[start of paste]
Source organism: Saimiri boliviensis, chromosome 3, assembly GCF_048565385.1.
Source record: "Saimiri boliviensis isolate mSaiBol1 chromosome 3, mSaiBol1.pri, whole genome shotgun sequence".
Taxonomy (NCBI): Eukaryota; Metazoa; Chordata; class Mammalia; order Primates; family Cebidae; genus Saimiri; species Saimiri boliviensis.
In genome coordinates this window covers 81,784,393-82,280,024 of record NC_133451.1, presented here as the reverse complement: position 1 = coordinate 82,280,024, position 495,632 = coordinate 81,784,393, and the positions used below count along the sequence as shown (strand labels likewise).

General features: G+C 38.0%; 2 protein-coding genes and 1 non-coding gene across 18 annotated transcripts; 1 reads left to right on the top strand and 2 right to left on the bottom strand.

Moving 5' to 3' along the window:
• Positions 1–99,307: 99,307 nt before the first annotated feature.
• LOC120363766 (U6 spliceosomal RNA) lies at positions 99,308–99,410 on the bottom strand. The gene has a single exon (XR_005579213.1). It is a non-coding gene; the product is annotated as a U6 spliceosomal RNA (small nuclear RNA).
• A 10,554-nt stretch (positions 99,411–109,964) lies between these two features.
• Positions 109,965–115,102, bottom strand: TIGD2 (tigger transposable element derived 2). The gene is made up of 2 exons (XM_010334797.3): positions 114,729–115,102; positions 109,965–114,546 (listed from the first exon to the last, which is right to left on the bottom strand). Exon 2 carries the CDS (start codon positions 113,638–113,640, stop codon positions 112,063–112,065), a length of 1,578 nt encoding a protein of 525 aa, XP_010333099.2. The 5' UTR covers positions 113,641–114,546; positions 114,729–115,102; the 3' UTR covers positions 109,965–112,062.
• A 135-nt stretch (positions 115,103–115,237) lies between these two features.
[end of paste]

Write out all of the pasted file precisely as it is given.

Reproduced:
Source organism: Saimiri boliviensis, chromosome 3, assembly GCF_048565385.1.
Source record: "Saimiri boliviensis isolate mSaiBol1 chromosome 3, mSaiBol1.pri, whole genome shotgun sequence".
Taxonomy (NCBI): Eukaryota; Metazoa; Chordata; class Mammalia; order Primates; family Cebidae; genus Saimiri; species Saimiri boliviensis.
In genome coordinates this window covers 81,784,393-82,280,024 of record NC_133451.1, presented here as the reverse complement: position 1 = coordinate 82,280,024, position 495,632 = coordinate 81,784,393, and the positions used below count along the sequence as shown (strand labels likewise).

General features: G+C 38.0%; 2 protein-coding genes and 1 non-coding gene across 18 annotated transcripts; 1 reads left to right on the top strand and 2 right to left on the bottom strand.

Moving 5' to 3' along the window:
• Positions 1–99,307: 99,307 nt before the first annotated feature.
• LOC120363766 (U6 spliceosomal RNA) lies at positions 99,308–99,410 on the bottom strand. The gene has a single exon (XR_005579213.1). It is a non-coding gene; the product is annotated as a U6 spliceosomal RNA (small nuclear RNA).
• A 10,554-nt stretch (positions 99,411–109,964) lies between these two features.
• Positions 109,965–115,102, bottom strand: TIGD2 (tigger transposable element derived 2). The gene is made up of 2 exons (XM_010334797.3): positions 114,729–115,102; positions 109,965–114,546 (listed from the first exon to the last, which is right to left on the bottom strand). Exon 2 carries the CDS (start codon positions 113,638–113,640, stop codon positions 112,063–112,065), a length of 1,578 nt encoding a protein of 525 aa, XP_010333099.2. The 5' UTR covers positions 113,641–114,546; positions 114,729–115,102; the 3' UTR covers positions 109,965–112,062.
• A 135-nt stretch (positions 115,103–115,237) lies between these two features.